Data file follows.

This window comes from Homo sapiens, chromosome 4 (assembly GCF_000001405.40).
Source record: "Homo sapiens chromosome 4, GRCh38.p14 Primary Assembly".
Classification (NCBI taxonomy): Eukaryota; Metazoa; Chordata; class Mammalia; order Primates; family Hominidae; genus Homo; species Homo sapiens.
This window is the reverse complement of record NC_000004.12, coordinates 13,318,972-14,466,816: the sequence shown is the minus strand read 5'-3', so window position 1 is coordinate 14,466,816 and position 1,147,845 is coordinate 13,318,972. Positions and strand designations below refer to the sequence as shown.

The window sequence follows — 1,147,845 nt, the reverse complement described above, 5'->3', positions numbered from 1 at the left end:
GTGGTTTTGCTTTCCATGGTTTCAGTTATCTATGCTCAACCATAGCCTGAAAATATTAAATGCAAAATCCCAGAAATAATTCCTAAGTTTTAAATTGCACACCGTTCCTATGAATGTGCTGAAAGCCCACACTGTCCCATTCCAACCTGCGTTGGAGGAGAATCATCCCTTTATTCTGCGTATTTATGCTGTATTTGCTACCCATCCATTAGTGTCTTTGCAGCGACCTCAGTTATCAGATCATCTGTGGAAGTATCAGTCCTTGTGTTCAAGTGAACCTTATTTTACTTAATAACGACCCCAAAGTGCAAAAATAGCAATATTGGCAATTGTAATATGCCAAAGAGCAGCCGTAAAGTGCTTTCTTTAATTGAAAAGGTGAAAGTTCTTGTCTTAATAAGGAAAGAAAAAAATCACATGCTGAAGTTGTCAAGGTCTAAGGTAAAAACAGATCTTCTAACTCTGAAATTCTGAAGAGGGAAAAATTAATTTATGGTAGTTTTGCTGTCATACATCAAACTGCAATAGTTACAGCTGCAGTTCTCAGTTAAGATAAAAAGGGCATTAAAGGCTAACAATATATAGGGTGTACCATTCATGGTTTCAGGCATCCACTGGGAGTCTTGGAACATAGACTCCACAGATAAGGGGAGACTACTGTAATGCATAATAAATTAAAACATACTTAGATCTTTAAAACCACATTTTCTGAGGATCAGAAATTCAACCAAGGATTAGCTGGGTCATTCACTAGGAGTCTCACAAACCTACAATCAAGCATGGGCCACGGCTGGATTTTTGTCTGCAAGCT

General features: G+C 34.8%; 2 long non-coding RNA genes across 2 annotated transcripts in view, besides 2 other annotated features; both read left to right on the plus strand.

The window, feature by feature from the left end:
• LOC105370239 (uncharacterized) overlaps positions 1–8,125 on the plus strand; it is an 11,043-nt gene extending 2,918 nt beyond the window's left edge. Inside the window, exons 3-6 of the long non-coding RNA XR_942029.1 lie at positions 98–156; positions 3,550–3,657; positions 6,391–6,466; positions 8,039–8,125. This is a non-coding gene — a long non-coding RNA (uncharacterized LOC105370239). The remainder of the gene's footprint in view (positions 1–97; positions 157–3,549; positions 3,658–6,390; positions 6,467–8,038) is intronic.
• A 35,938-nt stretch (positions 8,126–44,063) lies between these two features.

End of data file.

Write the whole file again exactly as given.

This window comes from Homo sapiens, chromosome 4 (assembly GCF_000001405.40).
Source record: "Homo sapiens chromosome 4, GRCh38.p14 Primary Assembly".
Classification (NCBI taxonomy): Eukaryota; Metazoa; Chordata; class Mammalia; order Primates; family Hominidae; genus Homo; species Homo sapiens.
This window is the reverse complement of record NC_000004.12, coordinates 13,318,972-14,466,816: the sequence shown is the minus strand read 5'-3', so window position 1 is coordinate 14,466,816 and position 1,147,845 is coordinate 13,318,972. Positions and strand designations below refer to the sequence as shown.

The window sequence follows — 1,147,845 nt, the reverse complement described above, 5'->3', positions numbered from 1 at the left end:
GTGGTTTTGCTTTCCATGGTTTCAGTTATCTATGCTCAACCATAGCCTGAAAATATTAAATGCAAAATCCCAGAAATAATTCCTAAGTTTTAAATTGCACACCGTTCCTATGAATGTGCTGAAAGCCCACACTGTCCCATTCCAACCTGCGTTGGAGGAGAATCATCCCTTTATTCTGCGTATTTATGCTGTATTTGCTACCCATCCATTAGTGTCTTTGCAGCGACCTCAGTTATCAGATCATCTGTGGAAGTATCAGTCCTTGTGTTCAAGTGAACCTTATTTTACTTAATAACGACCCCAAAGTGCAAAAATAGCAATATTGGCAATTGTAATATGCCAAAGAGCAGCCGTAAAGTGCTTTCTTTAATTGAAAAGGTGAAAGTTCTTGTCTTAATAAGGAAAGAAAAAAATCACATGCTGAAGTTGTCAAGGTCTAAGGTAAAAACAGATCTTCTAACTCTGAAATTCTGAAGAGGGAAAAATTAATTTATGGTAGTTTTGCTGTCATACATCAAACTGCAATAGTTACAGCTGCAGTTCTCAGTTAAGATAAAAAGGGCATTAAAGGCTAACAATATATAGGGTGTACCATTCATGGTTTCAGGCATCCACTGGGAGTCTTGGAACATAGACTCCACAGATAAGGGGAGACTACTGTAATGCATAATAAATTAAAACATACTTAGATCTTTAAAACCACATTTTCTGAGGATCAGAAATTCAACCAAGGATTAGCTGGGTCATTCACTAGGAGTCTCACAAACCTACAATCAAGCATGGGCCACGGCTGGATTTTTGTCTGCAAGCT

General features: G+C 34.8%; 2 long non-coding RNA genes across 2 annotated transcripts in view, besides 2 other annotated features; both read left to right on the plus strand.

The window, feature by feature from the left end:
• LOC105370239 (uncharacterized) overlaps positions 1–8,125 on the plus strand; it is an 11,043-nt gene extending 2,918 nt beyond the window's left edge. Inside the window, exons 3-6 of the long non-coding RNA XR_942029.1 lie at positions 98–156; positions 3,550–3,657; positions 6,391–6,466; positions 8,039–8,125. This is a non-coding gene — a long non-coding RNA (uncharacterized LOC105370239). The remainder of the gene's footprint in view (positions 1–97; positions 157–3,549; positions 3,658–6,390; positions 6,467–8,038) is intronic.
• A 35,938-nt stretch (positions 8,126–44,063) lies between these two features.